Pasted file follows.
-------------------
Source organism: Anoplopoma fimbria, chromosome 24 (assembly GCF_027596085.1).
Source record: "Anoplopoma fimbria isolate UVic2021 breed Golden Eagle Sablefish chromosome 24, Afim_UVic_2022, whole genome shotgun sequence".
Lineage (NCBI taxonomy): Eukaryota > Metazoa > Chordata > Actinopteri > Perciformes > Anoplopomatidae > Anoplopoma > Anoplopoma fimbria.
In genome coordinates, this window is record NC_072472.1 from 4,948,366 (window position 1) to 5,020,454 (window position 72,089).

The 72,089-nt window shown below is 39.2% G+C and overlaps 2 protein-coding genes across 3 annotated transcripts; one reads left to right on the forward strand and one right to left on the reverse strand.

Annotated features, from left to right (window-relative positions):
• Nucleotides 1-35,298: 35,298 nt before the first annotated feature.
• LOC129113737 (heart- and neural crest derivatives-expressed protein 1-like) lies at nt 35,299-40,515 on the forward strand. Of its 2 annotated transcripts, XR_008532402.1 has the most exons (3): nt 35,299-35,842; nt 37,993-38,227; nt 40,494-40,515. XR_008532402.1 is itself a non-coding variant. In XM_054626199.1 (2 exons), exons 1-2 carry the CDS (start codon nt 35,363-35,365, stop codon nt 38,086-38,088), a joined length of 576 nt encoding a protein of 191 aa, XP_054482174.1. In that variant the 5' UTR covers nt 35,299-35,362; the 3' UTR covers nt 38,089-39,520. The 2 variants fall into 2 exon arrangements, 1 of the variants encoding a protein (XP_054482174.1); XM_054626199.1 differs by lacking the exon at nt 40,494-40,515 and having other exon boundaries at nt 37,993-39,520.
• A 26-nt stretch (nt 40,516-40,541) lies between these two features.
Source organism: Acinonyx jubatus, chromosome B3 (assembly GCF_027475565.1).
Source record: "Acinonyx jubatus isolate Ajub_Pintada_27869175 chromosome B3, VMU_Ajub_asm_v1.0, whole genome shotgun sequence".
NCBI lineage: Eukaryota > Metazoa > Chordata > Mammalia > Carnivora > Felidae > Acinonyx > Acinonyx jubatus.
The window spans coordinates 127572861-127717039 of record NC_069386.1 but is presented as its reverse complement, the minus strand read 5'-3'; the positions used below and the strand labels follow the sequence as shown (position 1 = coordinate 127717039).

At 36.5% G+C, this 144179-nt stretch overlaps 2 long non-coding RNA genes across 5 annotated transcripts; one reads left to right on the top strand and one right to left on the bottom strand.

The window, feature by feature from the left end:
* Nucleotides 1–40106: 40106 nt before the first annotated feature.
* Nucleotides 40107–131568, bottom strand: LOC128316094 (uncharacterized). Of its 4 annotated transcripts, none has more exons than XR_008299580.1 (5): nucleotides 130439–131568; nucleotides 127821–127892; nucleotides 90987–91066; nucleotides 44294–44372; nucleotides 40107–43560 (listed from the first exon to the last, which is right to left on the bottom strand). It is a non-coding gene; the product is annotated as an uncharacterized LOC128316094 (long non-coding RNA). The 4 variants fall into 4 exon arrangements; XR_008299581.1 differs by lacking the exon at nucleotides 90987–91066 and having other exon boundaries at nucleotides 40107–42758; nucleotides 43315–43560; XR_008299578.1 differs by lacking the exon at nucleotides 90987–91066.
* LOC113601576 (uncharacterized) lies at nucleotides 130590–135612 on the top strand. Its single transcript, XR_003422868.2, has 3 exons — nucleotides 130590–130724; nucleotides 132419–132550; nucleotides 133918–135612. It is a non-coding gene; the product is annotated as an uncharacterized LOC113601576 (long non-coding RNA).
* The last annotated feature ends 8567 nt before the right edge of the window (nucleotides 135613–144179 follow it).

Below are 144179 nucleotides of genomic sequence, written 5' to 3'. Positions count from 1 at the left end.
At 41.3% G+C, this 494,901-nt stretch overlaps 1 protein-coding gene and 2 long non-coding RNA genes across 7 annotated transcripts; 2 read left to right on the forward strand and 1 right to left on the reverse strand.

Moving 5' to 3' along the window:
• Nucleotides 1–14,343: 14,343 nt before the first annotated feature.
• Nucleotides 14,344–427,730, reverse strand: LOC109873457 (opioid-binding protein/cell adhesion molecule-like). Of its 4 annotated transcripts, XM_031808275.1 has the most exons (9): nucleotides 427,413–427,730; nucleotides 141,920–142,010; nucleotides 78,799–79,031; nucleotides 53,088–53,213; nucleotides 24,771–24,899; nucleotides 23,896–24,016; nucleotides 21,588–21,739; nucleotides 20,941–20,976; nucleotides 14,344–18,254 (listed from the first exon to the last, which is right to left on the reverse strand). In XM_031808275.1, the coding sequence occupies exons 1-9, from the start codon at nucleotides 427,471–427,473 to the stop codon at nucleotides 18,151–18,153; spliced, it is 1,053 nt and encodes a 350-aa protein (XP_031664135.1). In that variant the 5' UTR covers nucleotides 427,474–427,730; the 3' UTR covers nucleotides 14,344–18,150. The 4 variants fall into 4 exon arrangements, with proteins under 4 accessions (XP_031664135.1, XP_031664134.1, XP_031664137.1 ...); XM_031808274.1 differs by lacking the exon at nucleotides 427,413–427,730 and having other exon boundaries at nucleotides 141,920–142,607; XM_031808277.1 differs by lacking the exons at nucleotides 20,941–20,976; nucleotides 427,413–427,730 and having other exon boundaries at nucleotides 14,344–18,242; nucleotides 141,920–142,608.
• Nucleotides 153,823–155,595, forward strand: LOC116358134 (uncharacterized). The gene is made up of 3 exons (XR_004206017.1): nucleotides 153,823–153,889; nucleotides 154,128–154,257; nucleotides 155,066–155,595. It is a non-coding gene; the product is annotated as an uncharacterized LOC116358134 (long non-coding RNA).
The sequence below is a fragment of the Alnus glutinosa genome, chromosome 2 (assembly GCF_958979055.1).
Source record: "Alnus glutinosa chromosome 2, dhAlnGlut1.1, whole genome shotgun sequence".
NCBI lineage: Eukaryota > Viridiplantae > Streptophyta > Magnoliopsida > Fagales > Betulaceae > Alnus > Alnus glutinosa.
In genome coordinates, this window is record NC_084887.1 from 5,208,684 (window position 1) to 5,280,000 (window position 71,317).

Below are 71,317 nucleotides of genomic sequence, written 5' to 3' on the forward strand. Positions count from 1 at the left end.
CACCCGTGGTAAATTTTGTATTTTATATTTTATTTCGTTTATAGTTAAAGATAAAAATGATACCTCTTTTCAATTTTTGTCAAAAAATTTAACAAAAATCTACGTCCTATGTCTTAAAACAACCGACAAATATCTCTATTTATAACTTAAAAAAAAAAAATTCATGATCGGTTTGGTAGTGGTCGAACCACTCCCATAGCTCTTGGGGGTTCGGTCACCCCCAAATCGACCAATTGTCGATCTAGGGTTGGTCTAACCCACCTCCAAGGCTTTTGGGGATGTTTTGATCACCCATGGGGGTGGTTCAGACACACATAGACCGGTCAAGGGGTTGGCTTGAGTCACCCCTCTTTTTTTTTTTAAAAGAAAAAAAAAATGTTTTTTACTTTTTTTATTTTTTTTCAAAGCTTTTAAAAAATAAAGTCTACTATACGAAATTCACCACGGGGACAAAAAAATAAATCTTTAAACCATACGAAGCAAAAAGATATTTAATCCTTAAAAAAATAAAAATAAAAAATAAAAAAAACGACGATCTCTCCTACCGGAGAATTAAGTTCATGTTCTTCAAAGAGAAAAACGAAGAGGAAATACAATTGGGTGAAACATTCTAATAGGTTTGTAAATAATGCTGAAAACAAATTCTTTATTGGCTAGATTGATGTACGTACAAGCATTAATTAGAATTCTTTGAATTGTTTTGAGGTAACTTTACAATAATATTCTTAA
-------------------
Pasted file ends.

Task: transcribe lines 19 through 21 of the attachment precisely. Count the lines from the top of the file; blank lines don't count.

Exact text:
* The last annotated feature ends 8567 nt before the right edge of the window (nucleotides 135613–144179 follow it).

Below are 144179 nucleotides of genomic sequence, written 5' to 3'. Positions count from 1 at the left end.
At 41.3% G+C, this 494,901-nt stretch overlaps 1 protein-coding gene and 2 long non-coding RNA genes across 7 annotated transcripts; 2 read left to right on the forward strand and 1 right to left on the reverse strand.